The most basic and task-oriented on-the job training programs are useful for employees performing repetitive tasks such as industrial jobs.

The trainer (usually another coworker) uses a checklist that is standard for the company to guide the new employee. After the new employee has shown the required skill, the trainer signs off on the start date.

If the task at hand is fluid and not repetitive, then you need a teacher who has a lot of experience. A good trainer must determine the way an employee learns to be able to provide effective training. Some people learn:

  • Doing Practice by doing real tasks or using simulations.
  • Feelings: Take part in group activities or role-playing, or discuss personal experiences.
  • Thinking Prefer independent activities such as reading or tests.
  • Attending lectures and seminars. Solving specific problems or participating in discussions.

You may not be in a position to customize an entire course for each type of learning, but you can create a list of options.

You can allow the new employee to decide whether they want to do a written exam, have a discussion, or role play to demonstrate their new knowledge.

3. The right training materials will help you to develop your skills.

You can find materials that will help you flesh out the outline of your training objectives in many places.

Decide the frequency of training

On-the job training is not a single event. It is a regular part of an employee’s life. On-the-job-training might include situations such as:

  • Learn about the company’s policies
  • How to Work the Factory Line
  • How to deal with customers
  • The new inventory system
  • How to complete business expense and financial reports for reimbursement
  • Changes to Communications Systems
  • What new laws mean for employees and jobs
  • Teamwork refresher course for last year

Training should be ongoing, as most employees will, depending on the job they have, need to remain informed about changes in business.

Use a outline

Create the program as if it were an outline. Each main section should be the goal you want your employee to achieve.

Determine how you will evaluate employee success at the end of each section. Do they have to show you a certain skill? Do you need to pass a test before they can start working? Play-by-play scenarios involving an angry customer? Every objective should be accompanied by a clearly defined success goal.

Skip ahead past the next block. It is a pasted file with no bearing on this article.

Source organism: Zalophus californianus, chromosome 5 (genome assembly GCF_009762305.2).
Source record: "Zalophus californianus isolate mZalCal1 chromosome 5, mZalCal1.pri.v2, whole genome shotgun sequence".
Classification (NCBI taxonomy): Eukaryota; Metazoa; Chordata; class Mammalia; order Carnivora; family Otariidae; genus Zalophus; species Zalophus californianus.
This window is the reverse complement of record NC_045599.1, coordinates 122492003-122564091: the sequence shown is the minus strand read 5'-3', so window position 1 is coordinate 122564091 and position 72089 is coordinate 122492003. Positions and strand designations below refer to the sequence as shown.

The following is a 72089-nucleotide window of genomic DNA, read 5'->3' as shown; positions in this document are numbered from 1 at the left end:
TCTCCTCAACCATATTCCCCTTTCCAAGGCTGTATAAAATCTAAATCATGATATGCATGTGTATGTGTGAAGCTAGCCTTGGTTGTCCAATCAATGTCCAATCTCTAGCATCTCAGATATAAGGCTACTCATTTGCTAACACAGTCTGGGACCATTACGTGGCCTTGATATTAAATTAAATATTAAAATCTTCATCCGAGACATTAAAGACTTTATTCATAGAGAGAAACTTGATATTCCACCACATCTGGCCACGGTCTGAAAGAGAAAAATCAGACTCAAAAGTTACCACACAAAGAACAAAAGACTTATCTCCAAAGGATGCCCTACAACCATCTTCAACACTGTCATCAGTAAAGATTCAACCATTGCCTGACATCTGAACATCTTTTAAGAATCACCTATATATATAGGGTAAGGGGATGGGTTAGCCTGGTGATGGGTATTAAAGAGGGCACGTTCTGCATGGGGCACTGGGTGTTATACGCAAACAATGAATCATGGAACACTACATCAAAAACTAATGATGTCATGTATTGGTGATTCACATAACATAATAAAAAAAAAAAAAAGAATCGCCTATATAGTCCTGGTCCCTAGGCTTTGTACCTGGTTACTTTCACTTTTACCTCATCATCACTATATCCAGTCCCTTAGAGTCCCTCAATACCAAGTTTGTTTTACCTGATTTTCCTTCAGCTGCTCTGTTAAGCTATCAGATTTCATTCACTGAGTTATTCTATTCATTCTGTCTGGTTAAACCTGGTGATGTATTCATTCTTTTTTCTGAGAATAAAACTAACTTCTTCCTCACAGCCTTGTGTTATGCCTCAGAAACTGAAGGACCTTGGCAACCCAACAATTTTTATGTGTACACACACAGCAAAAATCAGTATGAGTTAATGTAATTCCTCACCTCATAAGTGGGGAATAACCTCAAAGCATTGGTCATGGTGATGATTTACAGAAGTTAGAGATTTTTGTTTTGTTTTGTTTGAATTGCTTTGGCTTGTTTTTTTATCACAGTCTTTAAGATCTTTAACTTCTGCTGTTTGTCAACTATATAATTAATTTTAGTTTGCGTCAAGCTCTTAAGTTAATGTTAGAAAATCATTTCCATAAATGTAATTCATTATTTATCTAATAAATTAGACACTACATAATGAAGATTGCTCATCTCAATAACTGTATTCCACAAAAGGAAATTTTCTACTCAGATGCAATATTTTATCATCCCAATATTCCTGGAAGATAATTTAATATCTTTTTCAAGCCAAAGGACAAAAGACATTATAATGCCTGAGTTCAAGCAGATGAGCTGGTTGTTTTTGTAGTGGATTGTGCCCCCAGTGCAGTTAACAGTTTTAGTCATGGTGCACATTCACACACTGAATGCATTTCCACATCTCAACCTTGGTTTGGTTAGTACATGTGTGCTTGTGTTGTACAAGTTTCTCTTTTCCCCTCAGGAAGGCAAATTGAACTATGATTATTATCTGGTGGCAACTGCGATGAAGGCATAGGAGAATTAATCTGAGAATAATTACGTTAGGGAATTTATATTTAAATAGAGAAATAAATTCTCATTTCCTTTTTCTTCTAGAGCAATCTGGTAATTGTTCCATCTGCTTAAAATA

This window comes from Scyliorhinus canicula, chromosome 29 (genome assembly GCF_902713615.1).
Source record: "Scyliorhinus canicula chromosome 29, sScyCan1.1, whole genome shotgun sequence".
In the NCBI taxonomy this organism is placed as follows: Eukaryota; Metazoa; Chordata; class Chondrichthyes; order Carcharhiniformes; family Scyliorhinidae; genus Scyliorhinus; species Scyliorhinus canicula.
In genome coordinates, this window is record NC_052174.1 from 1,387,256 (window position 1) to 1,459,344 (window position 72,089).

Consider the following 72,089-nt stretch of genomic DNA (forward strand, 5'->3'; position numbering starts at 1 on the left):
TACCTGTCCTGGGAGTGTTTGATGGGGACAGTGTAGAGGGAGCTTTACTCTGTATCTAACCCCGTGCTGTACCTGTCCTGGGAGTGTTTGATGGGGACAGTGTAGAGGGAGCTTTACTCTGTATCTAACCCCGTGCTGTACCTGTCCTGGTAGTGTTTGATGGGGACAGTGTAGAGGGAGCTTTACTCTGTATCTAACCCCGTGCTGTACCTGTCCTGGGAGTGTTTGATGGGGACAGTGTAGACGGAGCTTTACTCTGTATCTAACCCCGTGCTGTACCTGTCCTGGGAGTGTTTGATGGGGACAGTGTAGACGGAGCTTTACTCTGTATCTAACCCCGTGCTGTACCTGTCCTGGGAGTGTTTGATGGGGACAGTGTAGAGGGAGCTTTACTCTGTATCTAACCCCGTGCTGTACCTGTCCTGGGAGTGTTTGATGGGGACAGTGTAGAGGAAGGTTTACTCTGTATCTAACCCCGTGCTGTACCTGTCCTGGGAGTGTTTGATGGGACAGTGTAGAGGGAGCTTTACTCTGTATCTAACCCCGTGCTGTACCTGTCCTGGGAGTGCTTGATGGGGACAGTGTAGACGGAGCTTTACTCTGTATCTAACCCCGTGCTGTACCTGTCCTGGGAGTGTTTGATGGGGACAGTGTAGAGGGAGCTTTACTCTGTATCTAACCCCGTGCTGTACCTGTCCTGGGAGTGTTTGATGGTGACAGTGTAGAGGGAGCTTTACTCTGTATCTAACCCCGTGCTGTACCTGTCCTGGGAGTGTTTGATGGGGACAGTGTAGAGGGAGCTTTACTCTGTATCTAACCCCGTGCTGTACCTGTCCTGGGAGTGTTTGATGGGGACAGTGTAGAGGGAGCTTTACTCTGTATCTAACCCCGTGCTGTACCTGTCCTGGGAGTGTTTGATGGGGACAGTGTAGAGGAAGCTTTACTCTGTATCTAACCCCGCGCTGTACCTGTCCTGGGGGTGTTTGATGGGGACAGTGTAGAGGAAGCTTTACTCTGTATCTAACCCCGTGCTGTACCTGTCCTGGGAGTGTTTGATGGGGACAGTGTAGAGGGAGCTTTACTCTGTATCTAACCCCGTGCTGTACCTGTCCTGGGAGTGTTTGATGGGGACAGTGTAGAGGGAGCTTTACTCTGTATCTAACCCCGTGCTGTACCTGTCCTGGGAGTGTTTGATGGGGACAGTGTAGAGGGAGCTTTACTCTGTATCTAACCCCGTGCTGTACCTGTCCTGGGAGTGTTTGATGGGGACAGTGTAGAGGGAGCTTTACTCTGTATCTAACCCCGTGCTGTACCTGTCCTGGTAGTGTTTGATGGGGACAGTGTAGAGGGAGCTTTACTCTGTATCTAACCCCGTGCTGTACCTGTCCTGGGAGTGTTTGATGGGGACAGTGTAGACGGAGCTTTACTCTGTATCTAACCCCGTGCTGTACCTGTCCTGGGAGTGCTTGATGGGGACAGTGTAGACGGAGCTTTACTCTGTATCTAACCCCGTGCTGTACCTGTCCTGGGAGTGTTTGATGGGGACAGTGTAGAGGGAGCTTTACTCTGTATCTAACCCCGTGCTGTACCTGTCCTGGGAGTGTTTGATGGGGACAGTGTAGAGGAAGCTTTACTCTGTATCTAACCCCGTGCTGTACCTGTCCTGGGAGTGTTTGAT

4. Use the right trainers

It’s not easy to implement a training program. Be sure to know who will be the best person to train you, whether that is a manager or coworker.

You can also choose to outsource the training, and have an in-house trainer work with the company that is handling the training. You can use this option if you don’t have the knowledge or resources to run a successful training or if your system or equipment is highly specialized.

5. Employee feedback is a great way to evaluate.

Asking is a great way to determine the success of your on-the job training program.

Use an online survey

Consider using a survey with anonymity that you have carefully planned. You can give the survey immediately after, or several months later.

Improve employee performance

Profit and growth will almost always be positively impacted by improved employee performance.

Comparing productivity indicators from before and after training can be used to measure improvements in employee performance. Higher commissions on sales or more products assembled).

Monitor employee loyalty

Are your employees retaining their skills longer after training than before?

Customer service and attitudes are some of the more difficult things to measure. You can become more aware of the happenings in other departments by observing and talking to managers.

You should always trust your gut. You should be looking for an improvement in work culture when you see that the company is meeting its performance goals.

On-the job training is a great way to build your company’s future with your employees at the core. This guide will hopefully help you make OJT an everyday reality for your business.

A program of on-the-job learning could be a great benefit to your business

Create on-the-job training programs to keep employees motivated and engaged. Create happier, more productive teams by scheduling employees with sound software. The software’s flexibility and input into the schedule will increase engagement and loyalty. Plus, managers love faster scheduling, easier time tracking, and better communication.